Great Dixter is a Grade 1 listed house in East Sussex, England. It was re designed in 1910–12 by famous architect Edwin Lutyens, who combined an existing mid-15th century house on the site with his own additions. The garden, widely known for its continuous tradition of sophisticated plantsmanship, is on the National Register of Historic Parks and Gardens.
The original house, known as Dixter, dating from the mid-15th century, was acquired by businessman Nathaniel Lloyd in 1909. He had a 16th-century house in a similar style moved from Kent and the two were combined with new work by Lutyens to create a much larger house, which was rechristened Great Dixter. It is a romantic recreation of a medieval Manor House, complete with a great hall and parlour.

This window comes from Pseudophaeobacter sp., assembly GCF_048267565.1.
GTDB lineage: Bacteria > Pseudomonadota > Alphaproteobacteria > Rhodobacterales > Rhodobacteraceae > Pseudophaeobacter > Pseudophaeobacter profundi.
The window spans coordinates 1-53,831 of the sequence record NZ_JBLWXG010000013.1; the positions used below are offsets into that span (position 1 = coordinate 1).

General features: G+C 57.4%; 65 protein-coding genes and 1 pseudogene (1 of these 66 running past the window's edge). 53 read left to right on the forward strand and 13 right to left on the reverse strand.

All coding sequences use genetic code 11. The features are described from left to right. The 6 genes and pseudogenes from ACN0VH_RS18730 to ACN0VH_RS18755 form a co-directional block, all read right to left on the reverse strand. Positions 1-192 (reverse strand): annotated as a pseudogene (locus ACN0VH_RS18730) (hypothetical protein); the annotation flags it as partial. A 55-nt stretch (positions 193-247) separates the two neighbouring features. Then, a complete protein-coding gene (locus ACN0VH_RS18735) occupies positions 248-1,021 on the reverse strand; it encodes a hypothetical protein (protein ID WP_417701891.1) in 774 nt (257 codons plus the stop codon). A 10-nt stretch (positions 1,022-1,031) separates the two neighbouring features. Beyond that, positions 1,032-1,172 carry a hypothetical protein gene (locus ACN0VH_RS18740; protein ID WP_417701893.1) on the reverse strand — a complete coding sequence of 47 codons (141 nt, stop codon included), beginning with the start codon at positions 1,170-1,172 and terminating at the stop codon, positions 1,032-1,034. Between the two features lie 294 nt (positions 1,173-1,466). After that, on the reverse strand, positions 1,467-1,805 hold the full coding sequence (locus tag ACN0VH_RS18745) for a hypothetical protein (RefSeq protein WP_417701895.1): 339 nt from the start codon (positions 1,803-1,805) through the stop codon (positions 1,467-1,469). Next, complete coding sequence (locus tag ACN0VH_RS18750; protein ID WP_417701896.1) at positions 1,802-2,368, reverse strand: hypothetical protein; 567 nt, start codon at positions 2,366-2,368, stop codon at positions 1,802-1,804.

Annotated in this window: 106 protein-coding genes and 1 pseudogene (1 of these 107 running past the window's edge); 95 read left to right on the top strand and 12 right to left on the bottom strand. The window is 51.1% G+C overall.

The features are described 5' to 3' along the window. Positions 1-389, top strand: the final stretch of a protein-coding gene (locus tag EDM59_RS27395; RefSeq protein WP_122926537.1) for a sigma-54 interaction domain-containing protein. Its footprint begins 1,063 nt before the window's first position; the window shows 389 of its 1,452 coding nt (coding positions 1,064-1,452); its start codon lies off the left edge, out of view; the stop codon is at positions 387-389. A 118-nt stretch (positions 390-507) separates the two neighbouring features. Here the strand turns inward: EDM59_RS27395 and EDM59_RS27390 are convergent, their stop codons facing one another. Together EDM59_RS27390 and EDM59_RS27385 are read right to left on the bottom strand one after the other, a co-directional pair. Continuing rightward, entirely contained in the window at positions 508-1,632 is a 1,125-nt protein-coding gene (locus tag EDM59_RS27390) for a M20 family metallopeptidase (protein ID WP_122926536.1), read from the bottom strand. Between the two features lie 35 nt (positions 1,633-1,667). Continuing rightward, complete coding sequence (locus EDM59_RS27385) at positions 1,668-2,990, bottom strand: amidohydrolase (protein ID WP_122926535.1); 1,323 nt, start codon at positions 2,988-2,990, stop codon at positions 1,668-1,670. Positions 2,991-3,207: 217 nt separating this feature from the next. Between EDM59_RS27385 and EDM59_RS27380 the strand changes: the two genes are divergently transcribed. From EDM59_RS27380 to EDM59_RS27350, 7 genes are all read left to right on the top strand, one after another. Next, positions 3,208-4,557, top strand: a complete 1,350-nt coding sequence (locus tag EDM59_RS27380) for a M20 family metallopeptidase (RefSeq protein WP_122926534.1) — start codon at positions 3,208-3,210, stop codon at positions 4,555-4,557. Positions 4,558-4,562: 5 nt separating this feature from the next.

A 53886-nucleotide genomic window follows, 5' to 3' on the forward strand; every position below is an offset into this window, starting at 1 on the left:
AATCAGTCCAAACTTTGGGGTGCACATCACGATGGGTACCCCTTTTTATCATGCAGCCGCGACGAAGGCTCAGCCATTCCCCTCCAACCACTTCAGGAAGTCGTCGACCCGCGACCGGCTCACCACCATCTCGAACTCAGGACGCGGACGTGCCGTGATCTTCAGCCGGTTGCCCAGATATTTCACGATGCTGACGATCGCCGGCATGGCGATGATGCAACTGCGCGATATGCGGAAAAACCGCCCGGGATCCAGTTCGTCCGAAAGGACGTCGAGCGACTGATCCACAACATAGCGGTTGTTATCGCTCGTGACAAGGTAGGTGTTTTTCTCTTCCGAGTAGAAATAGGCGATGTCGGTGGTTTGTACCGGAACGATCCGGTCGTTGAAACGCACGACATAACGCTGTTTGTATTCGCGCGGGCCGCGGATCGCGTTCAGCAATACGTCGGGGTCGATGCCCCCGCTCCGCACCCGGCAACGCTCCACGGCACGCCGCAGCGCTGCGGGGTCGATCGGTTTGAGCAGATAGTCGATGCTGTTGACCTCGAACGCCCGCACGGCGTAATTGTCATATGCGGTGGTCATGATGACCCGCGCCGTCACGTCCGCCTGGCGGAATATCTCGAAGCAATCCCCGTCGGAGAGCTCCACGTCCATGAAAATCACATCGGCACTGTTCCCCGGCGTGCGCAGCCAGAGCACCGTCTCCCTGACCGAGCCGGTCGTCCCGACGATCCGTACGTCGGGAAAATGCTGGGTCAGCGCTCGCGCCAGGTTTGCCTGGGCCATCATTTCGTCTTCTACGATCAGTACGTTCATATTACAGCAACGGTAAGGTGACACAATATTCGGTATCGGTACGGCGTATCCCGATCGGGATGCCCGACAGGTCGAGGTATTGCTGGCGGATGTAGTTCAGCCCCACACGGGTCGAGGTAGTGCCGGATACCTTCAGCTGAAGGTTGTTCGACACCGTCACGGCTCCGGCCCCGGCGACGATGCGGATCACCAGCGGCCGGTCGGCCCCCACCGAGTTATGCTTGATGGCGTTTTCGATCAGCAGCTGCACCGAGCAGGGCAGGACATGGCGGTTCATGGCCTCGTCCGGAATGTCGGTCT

Lloyd and Lutyens began the garden at Great Dixter, but it was Lloyd’s son Christopher Lloyd, a well known garden writer and television personality, who made it famous. The garden is in the arts and crafts style, and features topiary, a long border, an orchard and a wild flower meadow. The planting is profuse, yet structured, and has featured many bold experiments of form, colour and combination. The garden is currently managed by Fergus Garrett, who worked closely with Lloyd up until his death in 2006 as Head Gardener and introduced a number of innovations into the planting scheme.